S4: I think it’s an ongoing conversation. I think that when you see someone succeed at one kind of thing, there is a natural temptation to not necessarily work imitative, but to think, oh, I should explore that. I suspect that part of maturing as an artist is getting a sense of focus on your own projects rather than thinking, oh, well, maybe I’ll try writing a movie, maybe I’ll try and write a play, maybe I’ll do a book of personal essays or whatever I think it’s about. Yes, you should do those things if they are part of the project. But you shouldn’t distract yourself by trying to embody some received idea about what a writer ought to be doing.
S3: Totally. Well, you and I are both critics sometimes. And so, you know, I got to ask about Jordis unwillingness to post negative reviews and his willingness to post the cover of a book he disliked. If he thinks the cover is beautiful enough, is that healthy for the book world in its culture? I mean, part of me thinks, of course, publishers like this, they only get good press.
S4: Yeah, I think that’s a fair point, you know. A bookstore grammar isn’t really functioning in the role of critic in the way that you or I are there functioning as an enthusiast, as a booster, in the same way that a bookseller is the bookseller who’s choosing the 12 titles that are going to go on the table at the front of their store. They haven’t read all of them. And so if one covers especially arresting, it’s going to earn a spot on that table. And the bookseller is a human being and he or she has opinions. And the ones you’re going to hear when you’re browsing are not. Oh, I hated that book. I love this book. You’ve got to buy it. It’s so good. I love this one. That’s what you’re going to hear in that context, right?
S3: You’re not going to hear like, oh, normal people. That’s crap. Yeah, I know. But no, no one sells books. I used to be a bookseller. You do not sell books that way.
S4: You know you don’t. And it’s not it’s not like it doesn’t require some inauthentic expression of, you know, it doesn’t require tamping down your own personal opinion, because certainly I can imagine having a conversation with a bookseller where she said to me, oh, you know what? A lot of our shoppers have loved this one, or I’ve heard really great things about this one without necessarily having to say I despise this book, you know, and I think that there is a bit of that. And I think that that’s what we we have to manage our expectations or understand what’s important in a given context and on Instagram. It’s eye candy, it’s sort of like insubstantial conversation around books. That’s OK. I don’t need it to be the New York Review of Books. And I don’t think it’s necessarily a negative for the culture, because I do think in the end, it’s good for books and the business of books. And I don’t see much downside to that.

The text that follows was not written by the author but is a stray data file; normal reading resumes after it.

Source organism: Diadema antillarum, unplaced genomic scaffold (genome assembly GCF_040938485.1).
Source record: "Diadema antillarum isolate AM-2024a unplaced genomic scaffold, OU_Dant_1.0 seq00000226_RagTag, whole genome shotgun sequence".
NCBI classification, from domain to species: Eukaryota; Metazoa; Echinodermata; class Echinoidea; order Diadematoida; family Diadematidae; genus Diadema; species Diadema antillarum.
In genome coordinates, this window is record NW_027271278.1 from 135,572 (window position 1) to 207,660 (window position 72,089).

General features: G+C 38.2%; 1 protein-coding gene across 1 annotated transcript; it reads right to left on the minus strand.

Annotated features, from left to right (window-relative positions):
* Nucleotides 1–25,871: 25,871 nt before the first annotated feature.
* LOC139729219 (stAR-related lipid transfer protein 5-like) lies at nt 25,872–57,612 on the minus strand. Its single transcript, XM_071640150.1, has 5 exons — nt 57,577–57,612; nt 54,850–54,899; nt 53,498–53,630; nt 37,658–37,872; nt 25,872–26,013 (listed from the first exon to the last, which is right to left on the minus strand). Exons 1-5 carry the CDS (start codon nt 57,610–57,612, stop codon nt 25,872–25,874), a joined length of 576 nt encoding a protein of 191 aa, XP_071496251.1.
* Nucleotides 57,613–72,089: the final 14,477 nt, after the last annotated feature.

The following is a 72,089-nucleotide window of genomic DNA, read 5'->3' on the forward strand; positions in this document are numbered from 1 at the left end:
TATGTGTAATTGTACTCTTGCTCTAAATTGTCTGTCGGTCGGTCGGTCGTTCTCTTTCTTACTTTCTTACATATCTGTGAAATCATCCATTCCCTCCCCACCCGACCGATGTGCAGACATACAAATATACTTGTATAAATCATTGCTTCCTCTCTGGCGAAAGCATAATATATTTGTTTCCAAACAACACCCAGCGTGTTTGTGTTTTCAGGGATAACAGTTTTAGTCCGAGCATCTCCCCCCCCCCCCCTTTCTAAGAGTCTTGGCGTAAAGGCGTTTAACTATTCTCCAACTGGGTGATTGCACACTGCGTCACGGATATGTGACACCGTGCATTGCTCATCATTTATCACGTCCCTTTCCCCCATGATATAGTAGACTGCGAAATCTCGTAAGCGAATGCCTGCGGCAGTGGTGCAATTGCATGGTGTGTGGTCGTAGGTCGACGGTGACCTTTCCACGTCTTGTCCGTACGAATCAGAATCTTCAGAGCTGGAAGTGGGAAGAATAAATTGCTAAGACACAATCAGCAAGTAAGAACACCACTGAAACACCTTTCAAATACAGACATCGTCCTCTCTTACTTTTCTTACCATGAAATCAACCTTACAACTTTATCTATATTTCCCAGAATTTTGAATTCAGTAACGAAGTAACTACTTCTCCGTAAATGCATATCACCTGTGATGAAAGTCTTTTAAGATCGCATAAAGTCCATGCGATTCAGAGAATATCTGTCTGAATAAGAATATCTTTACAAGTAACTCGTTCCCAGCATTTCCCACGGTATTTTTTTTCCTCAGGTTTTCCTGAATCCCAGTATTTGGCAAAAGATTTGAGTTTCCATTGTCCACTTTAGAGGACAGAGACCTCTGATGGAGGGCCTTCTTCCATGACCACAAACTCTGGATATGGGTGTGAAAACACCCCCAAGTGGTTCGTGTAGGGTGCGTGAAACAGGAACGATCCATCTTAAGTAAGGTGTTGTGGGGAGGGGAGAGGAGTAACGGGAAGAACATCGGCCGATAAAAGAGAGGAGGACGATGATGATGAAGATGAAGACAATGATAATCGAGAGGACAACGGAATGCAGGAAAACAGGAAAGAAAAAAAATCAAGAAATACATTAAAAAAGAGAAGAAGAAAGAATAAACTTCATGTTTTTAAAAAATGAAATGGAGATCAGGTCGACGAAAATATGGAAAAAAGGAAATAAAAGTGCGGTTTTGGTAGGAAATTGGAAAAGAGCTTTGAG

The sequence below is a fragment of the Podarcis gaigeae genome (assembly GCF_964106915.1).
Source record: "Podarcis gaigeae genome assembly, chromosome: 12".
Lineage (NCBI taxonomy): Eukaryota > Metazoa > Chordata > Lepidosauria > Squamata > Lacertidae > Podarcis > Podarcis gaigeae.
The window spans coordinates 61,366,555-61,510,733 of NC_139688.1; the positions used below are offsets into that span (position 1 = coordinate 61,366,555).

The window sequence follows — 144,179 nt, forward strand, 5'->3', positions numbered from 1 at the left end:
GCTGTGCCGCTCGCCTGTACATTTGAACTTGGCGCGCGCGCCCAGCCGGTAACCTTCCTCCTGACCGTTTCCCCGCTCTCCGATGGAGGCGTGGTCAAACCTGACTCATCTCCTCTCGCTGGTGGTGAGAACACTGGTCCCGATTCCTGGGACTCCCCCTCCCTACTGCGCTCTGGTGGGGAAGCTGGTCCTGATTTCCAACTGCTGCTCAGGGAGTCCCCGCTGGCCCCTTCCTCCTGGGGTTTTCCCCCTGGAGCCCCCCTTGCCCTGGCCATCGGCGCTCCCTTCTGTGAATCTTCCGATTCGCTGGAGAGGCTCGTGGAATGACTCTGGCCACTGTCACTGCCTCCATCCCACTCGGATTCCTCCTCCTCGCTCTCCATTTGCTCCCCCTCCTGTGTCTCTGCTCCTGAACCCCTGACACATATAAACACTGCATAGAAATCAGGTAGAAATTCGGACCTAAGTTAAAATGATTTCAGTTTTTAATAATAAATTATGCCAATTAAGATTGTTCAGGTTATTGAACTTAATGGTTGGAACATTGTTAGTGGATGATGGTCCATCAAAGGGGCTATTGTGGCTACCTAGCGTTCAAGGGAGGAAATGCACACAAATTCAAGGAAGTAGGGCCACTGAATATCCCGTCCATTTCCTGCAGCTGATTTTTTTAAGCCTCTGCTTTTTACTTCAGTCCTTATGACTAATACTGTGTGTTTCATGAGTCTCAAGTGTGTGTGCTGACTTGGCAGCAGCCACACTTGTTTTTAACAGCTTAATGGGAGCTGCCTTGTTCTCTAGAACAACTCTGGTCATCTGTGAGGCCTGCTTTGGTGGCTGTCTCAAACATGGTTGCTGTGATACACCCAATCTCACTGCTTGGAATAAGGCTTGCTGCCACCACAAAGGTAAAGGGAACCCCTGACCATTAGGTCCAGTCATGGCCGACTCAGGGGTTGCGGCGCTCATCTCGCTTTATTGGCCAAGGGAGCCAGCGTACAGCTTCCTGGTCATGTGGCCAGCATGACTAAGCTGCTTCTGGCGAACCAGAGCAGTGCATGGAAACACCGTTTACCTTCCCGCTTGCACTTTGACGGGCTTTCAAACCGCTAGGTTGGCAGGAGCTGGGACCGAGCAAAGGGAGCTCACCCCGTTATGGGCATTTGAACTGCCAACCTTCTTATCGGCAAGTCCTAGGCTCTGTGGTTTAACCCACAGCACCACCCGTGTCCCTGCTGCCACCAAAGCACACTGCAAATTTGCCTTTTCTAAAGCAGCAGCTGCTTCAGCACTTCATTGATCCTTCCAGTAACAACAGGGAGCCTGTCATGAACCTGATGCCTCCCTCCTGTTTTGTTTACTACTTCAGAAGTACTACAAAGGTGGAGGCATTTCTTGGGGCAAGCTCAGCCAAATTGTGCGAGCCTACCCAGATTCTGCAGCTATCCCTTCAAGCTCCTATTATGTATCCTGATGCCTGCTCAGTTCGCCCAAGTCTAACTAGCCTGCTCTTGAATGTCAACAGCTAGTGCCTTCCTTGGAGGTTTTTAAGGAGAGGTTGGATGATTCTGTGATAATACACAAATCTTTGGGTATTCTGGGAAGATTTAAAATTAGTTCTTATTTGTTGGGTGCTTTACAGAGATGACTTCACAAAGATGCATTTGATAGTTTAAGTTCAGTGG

S3: Right. Totally. You know, actually, that makes a lot of sense, particularly at a time when, you know, in a lot of areas of the country, there are fewer and fewer bookstores for you to walk in and to look at the recommended reading shelf or talk to the bookseller about the books. You like having other forms of that, as long as it doesn’t replace the critical apparatus, but it’s added onto it. I can see how that’s a net positive. That makes sense to me.
S4: And, you know, I think also in a cultural moment where there are fewer there’s fewer books, coverage in major general interest publications, a lot of our great daily newspapers have curtailed their coverage of books, people who love books but don’t work in the business, as you and I do need a place of discovery, a place to be told, like, hey, Louise Erdrich has a new book coming out. You know, that’s the kind of news that’s useful to a reader that isn’t necessarily being provided by a lot of the traditional media. And so if social media can step in and fill that vacuum, I think that’s a great thing.
S3: Well, on that hopeful note, perhaps we should say, that’s our show for this week and we hope you’ve enjoyed it. If you have remembered to subscribe wherever you get your podcasts, then you will never miss an episode.
S4: Thanks to Jordan Montbleau for being our guest and our producer, Cameron Drus. Make sure to tune in next week for a conversation between Isaac and the dialect coach Sammara Bey. You’ll even get to hear her try to teach Isaac to speak with an Irish accent. Until then,
S6: get back to work.
S4: Hazily, plus, listeners, this week we have a little something extra just for you, a couple of questions I asked Jordan. I wonder whether you could tell me, like your favorite covers of the last look, if you if you just think about covers that you’ve really loved, I’d be so curious to know what’s really what works its magic on your own.